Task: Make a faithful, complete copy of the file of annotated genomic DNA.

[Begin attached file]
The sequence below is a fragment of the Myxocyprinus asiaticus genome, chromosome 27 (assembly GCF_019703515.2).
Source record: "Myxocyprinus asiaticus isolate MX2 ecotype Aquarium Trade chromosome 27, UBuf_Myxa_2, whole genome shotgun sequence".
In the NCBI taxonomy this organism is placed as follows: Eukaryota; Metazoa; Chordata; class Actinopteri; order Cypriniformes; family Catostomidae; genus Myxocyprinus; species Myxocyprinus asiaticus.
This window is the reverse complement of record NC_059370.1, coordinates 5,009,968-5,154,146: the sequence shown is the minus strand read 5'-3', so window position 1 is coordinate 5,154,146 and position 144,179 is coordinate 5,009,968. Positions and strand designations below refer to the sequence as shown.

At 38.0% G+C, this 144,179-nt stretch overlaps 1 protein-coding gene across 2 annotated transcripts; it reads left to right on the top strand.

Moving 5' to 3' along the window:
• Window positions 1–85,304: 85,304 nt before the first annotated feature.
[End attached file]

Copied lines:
The sequence below is a fragment of the Myxocyprinus asiaticus genome, chromosome 27 (assembly GCF_019703515.2).
Source record: "Myxocyprinus asiaticus isolate MX2 ecotype Aquarium Trade chromosome 27, UBuf_Myxa_2, whole genome shotgun sequence".
In the NCBI taxonomy this organism is placed as follows: Eukaryota; Metazoa; Chordata; class Actinopteri; order Cypriniformes; family Catostomidae; genus Myxocyprinus; species Myxocyprinus asiaticus.
This window is the reverse complement of record NC_059370.1, coordinates 5,009,968-5,154,146: the sequence shown is the minus strand read 5'-3', so window position 1 is coordinate 5,154,146 and position 144,179 is coordinate 5,009,968. Positions and strand designations below refer to the sequence as shown.

At 38.0% G+C, this 144,179-nt stretch overlaps 1 protein-coding gene across 2 annotated transcripts; it reads left to right on the top strand.

Moving 5' to 3' along the window:
• Window positions 1–85,304: 85,304 nt before the first annotated feature.